AOPA News 
  • What the heck is an exculpatory clause?
    At the AOPA Legal Services Plan we review agreements for items including aircraft rental, hangar rental, and aircraft tie-downs. It seems to me in recent years they include releases more and more frequently. Ron Golden, an attorney and counsel to AOPA, remembers overhearing discussions 30 years ago between individuals about signing such a release agreement. In essence, the advice was to "sign it and don't worry about it because it will never hold up in court." AOPA Online. LinkedInFacebookTwitterEmail this Story
  • Nominate your favorite aircraft in "March Madness" challenge
    In the spirit of the NCAA's March Madness, AOPA is giving 64 aircraft a shot at the title of "best aircraft" in the second annual Best Aircraft Showdown bracket. No money, no prizes -- the aircraft are competing. The association is accepting nominations through Thursday, Feb. 14. The challenge is sponsored by AOPA strategic partner Aero-Space Report. AOPA Online. LinkedInFacebookTwitterEmail this Story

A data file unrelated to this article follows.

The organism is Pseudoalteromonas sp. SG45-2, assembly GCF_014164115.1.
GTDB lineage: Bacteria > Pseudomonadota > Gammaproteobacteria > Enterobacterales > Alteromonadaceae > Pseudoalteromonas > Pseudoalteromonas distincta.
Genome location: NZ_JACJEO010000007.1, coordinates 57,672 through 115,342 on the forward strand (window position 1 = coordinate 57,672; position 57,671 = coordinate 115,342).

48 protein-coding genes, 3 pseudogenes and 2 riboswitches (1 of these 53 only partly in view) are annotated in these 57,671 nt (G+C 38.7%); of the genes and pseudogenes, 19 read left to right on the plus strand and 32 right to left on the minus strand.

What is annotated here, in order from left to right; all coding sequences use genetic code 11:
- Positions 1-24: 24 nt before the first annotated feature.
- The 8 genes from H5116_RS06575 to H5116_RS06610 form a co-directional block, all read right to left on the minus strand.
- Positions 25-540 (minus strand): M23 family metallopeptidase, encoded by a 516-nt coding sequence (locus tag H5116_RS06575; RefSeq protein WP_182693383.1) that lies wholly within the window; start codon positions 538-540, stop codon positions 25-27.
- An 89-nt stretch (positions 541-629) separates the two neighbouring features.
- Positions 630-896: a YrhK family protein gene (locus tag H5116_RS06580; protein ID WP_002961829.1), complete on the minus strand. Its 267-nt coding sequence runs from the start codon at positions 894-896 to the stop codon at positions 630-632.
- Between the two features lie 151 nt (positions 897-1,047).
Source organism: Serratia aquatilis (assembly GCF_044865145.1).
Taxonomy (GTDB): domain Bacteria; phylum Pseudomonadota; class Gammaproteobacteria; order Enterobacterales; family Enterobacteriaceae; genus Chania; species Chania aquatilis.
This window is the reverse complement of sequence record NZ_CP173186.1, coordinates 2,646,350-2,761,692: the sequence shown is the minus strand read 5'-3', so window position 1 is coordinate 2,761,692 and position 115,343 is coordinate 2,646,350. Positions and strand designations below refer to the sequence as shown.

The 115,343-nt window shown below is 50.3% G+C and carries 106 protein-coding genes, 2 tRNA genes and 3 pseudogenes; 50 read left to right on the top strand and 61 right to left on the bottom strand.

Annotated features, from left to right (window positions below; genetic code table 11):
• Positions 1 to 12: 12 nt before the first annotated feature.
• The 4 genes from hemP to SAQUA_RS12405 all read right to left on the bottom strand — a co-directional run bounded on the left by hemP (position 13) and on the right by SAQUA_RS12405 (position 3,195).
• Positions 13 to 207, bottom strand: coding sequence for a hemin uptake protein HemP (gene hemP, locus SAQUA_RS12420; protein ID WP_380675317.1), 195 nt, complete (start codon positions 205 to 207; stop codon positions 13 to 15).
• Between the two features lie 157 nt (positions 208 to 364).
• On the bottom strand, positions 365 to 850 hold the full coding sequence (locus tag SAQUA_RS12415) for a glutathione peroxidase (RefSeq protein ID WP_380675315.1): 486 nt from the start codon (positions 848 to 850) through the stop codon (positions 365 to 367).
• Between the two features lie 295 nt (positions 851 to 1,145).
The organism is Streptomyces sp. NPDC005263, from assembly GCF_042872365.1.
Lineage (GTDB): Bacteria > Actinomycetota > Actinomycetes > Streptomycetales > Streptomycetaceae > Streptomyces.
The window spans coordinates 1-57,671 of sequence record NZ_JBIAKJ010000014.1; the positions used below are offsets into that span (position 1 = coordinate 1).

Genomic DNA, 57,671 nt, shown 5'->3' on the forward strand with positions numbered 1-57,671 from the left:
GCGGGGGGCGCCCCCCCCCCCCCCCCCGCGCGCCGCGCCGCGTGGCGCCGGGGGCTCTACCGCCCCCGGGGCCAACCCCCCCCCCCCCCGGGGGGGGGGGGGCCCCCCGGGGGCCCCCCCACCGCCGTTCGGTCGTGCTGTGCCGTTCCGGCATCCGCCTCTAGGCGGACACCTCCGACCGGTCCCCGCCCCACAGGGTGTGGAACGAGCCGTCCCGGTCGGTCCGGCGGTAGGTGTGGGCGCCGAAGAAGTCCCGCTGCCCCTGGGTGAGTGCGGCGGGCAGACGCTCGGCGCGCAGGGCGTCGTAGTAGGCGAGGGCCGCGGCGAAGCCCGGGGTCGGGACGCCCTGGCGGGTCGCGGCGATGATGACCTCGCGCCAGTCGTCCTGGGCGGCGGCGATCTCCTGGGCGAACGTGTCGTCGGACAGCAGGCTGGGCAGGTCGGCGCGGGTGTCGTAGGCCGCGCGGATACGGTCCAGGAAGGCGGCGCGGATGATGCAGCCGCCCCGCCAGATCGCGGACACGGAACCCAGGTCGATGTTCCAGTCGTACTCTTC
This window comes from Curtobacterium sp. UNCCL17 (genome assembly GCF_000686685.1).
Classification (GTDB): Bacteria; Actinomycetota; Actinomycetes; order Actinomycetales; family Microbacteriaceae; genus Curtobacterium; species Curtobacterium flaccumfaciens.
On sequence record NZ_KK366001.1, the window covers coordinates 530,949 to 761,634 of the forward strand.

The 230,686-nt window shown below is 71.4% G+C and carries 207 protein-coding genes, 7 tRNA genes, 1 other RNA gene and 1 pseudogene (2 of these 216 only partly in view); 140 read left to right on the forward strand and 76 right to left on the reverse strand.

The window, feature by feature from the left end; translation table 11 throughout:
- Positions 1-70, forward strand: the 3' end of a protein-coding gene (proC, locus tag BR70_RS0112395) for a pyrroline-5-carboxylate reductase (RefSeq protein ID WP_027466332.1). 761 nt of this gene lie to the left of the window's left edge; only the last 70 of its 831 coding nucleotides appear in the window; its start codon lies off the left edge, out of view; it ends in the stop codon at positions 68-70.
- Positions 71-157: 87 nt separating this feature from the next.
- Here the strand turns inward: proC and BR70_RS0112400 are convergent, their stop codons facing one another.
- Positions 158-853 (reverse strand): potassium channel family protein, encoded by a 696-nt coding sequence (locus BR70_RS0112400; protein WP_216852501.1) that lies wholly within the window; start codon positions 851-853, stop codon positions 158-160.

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We spend our time searching for security and hate it when we get it."
--John Steinbeck,
American author

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With a membership base of more than 400,000, AOPA is the largest, most influential aviation association in the world. AOPA has achieved its prominent position through effective advocacy, enlightened leadership, technical competence, and hard work. Providing member services that range from representation at the federal, state, and local levels to legal services, advice, and other assistance, AOPA has built a service organization that far exceeds any other in the aviation community.